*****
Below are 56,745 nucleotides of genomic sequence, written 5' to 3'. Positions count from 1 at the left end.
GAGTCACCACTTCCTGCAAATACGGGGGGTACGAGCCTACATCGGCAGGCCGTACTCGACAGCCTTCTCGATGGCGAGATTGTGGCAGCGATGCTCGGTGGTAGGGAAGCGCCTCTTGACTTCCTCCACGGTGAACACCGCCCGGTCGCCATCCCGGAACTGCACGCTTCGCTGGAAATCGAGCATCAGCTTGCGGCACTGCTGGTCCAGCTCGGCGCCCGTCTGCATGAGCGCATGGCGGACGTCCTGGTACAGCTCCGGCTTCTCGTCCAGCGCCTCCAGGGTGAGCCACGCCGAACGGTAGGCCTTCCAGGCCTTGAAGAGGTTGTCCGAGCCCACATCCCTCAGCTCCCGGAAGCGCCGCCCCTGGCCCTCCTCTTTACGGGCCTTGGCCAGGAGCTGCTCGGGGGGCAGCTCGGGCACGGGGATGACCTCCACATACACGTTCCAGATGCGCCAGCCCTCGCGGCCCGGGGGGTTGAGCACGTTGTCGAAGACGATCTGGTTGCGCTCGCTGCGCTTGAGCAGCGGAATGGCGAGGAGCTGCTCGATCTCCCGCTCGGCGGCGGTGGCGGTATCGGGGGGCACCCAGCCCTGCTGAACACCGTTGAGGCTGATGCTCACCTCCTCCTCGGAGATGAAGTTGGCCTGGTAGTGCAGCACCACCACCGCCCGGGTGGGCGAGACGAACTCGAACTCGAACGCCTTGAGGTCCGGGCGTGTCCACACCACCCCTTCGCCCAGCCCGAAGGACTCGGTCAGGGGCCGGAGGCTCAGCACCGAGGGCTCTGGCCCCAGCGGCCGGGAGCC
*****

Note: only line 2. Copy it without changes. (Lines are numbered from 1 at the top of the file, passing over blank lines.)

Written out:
GAGTCACCACTTCCTGCAAATACGGGGGGTACGAGCCTACATCGGCAGGCCGTACTCGACAGCCTTCTCGATGGCGAGATTGTGGCAGCGATGCTCGGTGGTAGGGAAGCGCCTCTTGACTTCCTCCACGGTGAACACCGCCCGGTCGCCATCCCGGAACTGCACGCTTCGCTGGAAATCGAGCATCAGCTTGCGGCACTGCTGGTCCAGCTCGGCGCCCGTCTGCATGAGCGCATGGCGGACGTCCTGGTACAGCTCCGGCTTCTCGTCCAGCGCCTCCAGGGTGAGCCACGCCGAACGGTAGGCCTTCCAGGCCTTGAAGAGGTTGTCCGAGCCCACATCCCTCAGCTCCCGGAAGCGCCGCCCCTGGCCCTCCTCTTTACGGGCCTTGGCCAGGAGCTGCTCGGGGGGCAGCTCGGGCACGGGGATGACCTCCACATACACGTTCCAGATGCGCCAGCCCTCGCGGCCCGGGGGGTTGAGCACGTTGTCGAAGACGATCTGGTTGCGCTCGCTGCGCTTGAGCAGCGGAATGGCGAGGAGCTGCTCGATCTCCCGCTCGGCGGCGGTGGCGGTATCGGGGGGCACCCAGCCCTGCTGAACACCGTTGAGGCTGATGCTCACCTCCTCCTCGGAGATGAAGTTGGCCTGGTAGTGCAGCACCACCACCGCCCGGGTGGGCGAGACGAACTCGAACTCGAACGCCTTGAGGTCCGGGCGTGTCCACACCACCCCTTCGCCCAGCCCGAAGGACTCGGTCAGGGGCCGGAGGCTCAGCACCGAGGGCTCTGGCCCCAGCGGCCGGGAGCC